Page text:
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Starblazer - 25/05/2016 - Bermuda to the USA

We didn't make it 'up at first light' because I failed to start the kitchen timer! I woke up at 0630, early for me, woke John and we started pulling up the anchor at 0700. I don't think that missed hour proved too important. We motor-sailed all day Tuesday until about 0600 Wednesday because the batteries were rather depleted and were badly in need of a good charge. The wind was not very strong but we made our required average of just over 6 knots.

The first problem was highlighted in the weather e-mail sent to all the rally boats by WRI at about 0800 ship's local time on Wednesday. A low was developing off Cape Hatteras and was expected to move in an unfriendly ENE to NE direction, crossing our path during the night. WRI suggested that the boats should head towards South Carolina, which was met with an indignant quote from John: "if we had any idea where South Carolina is!" I showed him on a chart. He also downloaded a GRIB which gave us a 6 hourly image of the expected pressure map so we could move forward and plot our position as the time increased. We decided to head a little South but, in reality, we did not have enough time to run far enough to avoid the weather. We put two reefs in the main but kept up a full genoa until the winds increased. The pressure dropped steadily throughout the day and the first strong winds arrived at about 2200 hours, during John's watch. He managed to roll away a lot of the genoa on his own. The rest of the night was wet and noisy but the wind rarely peaked above 26 or 27 knots though the seas built quickly. By breakfast time it had passed, or we had sailed around the bottom of the low, either way Thursday morning was much more pleasant. We shook out the reefs in the mainsail after the morning radio net but a line got caught and I couldn't pull the sail right up or drop it right down, we had to settle for 1 reef. They say there is a first time for everything; in nearly 30 years of boat owning this was the first time John has had to go up the mast whilst at sea! We hove to which stopped the boat and I quickly hoisted him aloft and let him down again then pulled up the sail, except the Milwalkee ran out of battery part way through raising the sail. It's a good job it didn't die while John was part way up the mast.

The 'elephant in the corner', so to speak, was the impending low on Saturday. The GRIBs showed it starting its track NNE or NE rather earlier than first thought, we really needed to arrive early on Saturday morning. The engine was called into service to help the sails push us along. The cooling problem has not gone away completely but we could run the engine at 1900 rpm with no ill effects, 2000 rpm caused the water temperature to jump up to an unacceptable level. All day Friday we watched the barometer drop while making best speed with sails and engine towards our waypoint. The rain and wind slowly built, we were back to having two reefs in the main and rolled the genoa away whenever the wind piped up. By Saturday morning we had passed in front of the low, the winds moderated, the pressure slowly increased but the rain continued until mid afternoon. We were lucky, our sister ship Viva had an engine failure and sailed somewhat slower than us, getting caught up in some very unpleasant winds of over 40 knots.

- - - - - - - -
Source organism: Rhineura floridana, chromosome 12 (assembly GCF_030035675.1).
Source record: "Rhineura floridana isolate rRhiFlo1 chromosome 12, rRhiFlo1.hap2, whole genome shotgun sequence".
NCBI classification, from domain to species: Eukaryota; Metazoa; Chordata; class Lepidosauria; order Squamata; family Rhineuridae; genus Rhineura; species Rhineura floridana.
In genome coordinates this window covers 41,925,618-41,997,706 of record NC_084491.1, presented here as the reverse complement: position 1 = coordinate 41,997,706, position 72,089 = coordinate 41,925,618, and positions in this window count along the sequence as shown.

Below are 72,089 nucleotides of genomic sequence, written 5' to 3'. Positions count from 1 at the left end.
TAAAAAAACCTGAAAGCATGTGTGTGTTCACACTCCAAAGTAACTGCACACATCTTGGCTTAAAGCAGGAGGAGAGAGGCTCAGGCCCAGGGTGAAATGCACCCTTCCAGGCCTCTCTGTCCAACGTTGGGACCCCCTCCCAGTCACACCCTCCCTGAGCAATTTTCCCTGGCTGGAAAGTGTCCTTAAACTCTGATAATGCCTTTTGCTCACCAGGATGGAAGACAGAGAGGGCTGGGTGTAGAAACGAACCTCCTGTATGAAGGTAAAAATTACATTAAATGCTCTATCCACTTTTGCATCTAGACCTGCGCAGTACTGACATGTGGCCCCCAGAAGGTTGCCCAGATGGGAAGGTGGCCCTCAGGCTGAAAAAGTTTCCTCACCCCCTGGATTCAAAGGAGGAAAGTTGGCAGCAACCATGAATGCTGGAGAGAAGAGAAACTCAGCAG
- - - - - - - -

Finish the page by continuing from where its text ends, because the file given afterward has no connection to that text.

Our waypoint at the Chesapeake Bridge slowly got closer, slowly because we were severely hampered by a foul tide. We reached the bridge at high water and had hoped for a favourable current, we didn't get it until the final 5 miles down the Elizabeth River to Portsmouth. It took us over 5 hours to cover the final 20 miles, very frustrating. Rally Control Jake was on the pontoon to take our lines aided by Graham and Matt from Pure Elegance when we arrived at 2320 Bermuda time, 2220 local time. Customs and Immigration were due to arrive after 0800 Sunday so we fell into bed for a well earned sleep but not before I'd hung up all the wet weather clothes.

Sunday was busy; the officials arrived just before 0900, were efficient and very pleasant and quite quick. Next we caught the foot passenger ferry across the river to Norfolk with the other crews as the skippers had to apply for a cruising permit. Fun and games! Cost of permit $19, but they would only accept the exact money and were not allowed to accept a $20 bill, the official l was not best pleased when he was handed a handful of change! This was a slow process so the ladies decamped to Starbucks. It was raining almost all morning so our next destination was the MacArthur Mall to find John a waterproof jacket as he left his white one somewhere. Back on board we barely had time to change before we were invited on board Hugur for a drink before walking to the final rally dinner in the Bier Garden where they serve German food and about 250 different beers. It was a great evening, there was a huge cheer when Petra and her crew from Viva came in the door. Viva was towed in by the US Coastguard and were tied up in a marina on the other side of Norfolk. This was the last time we will see the World ARC boats Ayama, Exody and Hugur who are speeding northwards to return to Sweden, Scotland and Iceland respectively via Greenland and Iceland.

The rally is now over, only Pure Elegance and Starblazer remain in the marina. This will be my last blog on the World a Cruising Club website but you can follow us at where I will try to post a bit more often.


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